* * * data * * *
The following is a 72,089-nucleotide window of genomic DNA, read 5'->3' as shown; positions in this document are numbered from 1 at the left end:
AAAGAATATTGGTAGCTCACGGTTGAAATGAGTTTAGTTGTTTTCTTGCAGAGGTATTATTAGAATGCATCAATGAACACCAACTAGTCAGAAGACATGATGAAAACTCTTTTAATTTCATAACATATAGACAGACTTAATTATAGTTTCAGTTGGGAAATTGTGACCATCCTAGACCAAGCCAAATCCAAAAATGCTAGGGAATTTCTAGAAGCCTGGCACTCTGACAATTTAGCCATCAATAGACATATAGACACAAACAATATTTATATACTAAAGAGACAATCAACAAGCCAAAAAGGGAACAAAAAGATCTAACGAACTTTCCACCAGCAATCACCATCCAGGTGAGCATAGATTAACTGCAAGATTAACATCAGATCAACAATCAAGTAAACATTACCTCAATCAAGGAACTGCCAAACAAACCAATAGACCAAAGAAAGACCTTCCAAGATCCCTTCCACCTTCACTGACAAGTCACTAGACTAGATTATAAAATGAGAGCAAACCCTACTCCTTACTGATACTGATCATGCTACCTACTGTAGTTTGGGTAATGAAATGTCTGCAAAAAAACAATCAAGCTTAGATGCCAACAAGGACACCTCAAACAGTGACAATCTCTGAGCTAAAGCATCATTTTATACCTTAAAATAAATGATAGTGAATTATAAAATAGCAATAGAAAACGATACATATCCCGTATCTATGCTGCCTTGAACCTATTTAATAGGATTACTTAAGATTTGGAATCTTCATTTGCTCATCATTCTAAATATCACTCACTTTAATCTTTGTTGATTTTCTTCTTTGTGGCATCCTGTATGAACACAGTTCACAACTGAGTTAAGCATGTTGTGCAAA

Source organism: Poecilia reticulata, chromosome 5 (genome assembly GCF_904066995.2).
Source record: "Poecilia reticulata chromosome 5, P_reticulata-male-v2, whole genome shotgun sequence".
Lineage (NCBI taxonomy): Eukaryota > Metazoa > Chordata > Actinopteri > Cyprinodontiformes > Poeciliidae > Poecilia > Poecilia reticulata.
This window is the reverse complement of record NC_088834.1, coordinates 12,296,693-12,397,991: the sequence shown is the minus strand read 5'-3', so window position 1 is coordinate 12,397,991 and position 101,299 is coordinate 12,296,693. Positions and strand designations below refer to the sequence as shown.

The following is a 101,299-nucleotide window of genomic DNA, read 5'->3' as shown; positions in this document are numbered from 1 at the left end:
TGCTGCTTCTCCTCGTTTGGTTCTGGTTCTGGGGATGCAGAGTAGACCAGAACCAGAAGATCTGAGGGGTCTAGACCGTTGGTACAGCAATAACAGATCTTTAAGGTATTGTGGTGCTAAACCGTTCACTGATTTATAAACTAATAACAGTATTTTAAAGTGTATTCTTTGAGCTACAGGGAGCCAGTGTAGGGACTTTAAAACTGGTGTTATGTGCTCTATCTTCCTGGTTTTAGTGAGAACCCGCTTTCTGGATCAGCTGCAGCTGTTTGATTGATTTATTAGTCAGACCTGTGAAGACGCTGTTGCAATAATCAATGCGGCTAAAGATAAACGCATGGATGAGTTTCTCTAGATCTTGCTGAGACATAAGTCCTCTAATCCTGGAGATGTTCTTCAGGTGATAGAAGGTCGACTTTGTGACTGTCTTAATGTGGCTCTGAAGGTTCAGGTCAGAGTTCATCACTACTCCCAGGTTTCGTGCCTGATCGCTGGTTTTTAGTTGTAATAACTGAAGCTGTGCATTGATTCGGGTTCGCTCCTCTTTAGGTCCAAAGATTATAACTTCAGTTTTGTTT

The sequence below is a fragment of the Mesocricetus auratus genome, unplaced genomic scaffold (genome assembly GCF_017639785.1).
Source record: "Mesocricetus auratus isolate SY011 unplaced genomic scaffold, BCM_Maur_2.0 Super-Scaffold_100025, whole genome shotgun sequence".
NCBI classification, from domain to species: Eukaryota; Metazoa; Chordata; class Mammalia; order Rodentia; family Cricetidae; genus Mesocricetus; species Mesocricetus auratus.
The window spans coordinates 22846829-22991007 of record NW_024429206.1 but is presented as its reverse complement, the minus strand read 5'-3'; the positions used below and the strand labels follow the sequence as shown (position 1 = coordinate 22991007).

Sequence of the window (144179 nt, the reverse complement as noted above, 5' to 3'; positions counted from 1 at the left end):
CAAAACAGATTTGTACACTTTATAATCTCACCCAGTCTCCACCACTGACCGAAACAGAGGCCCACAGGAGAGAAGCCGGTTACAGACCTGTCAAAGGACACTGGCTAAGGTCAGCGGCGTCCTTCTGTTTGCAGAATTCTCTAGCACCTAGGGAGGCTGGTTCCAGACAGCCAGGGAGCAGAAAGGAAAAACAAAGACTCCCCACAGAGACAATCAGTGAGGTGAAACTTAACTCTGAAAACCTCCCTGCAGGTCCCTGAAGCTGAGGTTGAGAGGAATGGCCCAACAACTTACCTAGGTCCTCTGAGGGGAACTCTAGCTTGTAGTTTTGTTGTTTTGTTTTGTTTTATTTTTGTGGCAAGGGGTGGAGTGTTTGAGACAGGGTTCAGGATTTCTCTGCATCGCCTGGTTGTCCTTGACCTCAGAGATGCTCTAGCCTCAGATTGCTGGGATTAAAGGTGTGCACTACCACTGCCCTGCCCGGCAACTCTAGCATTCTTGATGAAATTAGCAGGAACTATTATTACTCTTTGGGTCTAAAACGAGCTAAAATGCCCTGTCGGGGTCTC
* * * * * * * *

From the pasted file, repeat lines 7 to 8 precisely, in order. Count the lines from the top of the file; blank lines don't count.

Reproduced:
The following is a 101,299-nucleotide window of genomic DNA, read 5'->3' as shown; positions in this document are numbered from 1 at the left end:
TGCTGCTTCTCCTCGTTTGGTTCTGGTTCTGGGGATGCAGAGTAGACCAGAACCAGAAGATCTGAGGGGTCTAGACCGTTGGTACAGCAATAACAGATCTTTAAGGTATTGTGGTGCTAAACCGTTCACTGATTTATAAACTAATAACAGTATTTTAAAGTGTATTCTTTGAGCTACAGGGAGCCAGTGTAGGGACTTTAAAACTGGTGTTATGTGCTCTATCTTCCTGGTTTTAGTGAGAACCCGCTTTCTGGATCAGCTGCAGCTGTTTGATTGATTTATTAGTCAGACCTGTGAAGACGCTGTTGCAATAATCAATGCGGCTAAAGATAAACGCATGGATGAGTTTCTCTAGATCTTGCTGAGACATAAGTCCTCTAATCCTGGAGATGTTCTTCAGGTGATAGAAGGTCGACTTTGTGACTGTCTTAATGTGGCTCTGAAGGTTCAGGTCAGAGTTCATCACTACTCCCAGGTTTCGTGCCTGATCGCTGGTTTTTAGTTGTAATAACTGAAGCTGTGCATTGATTCGGGTTCGCTCCTCTTTAGGTCCAAAGATTATAACTTCAGTTTTGTTT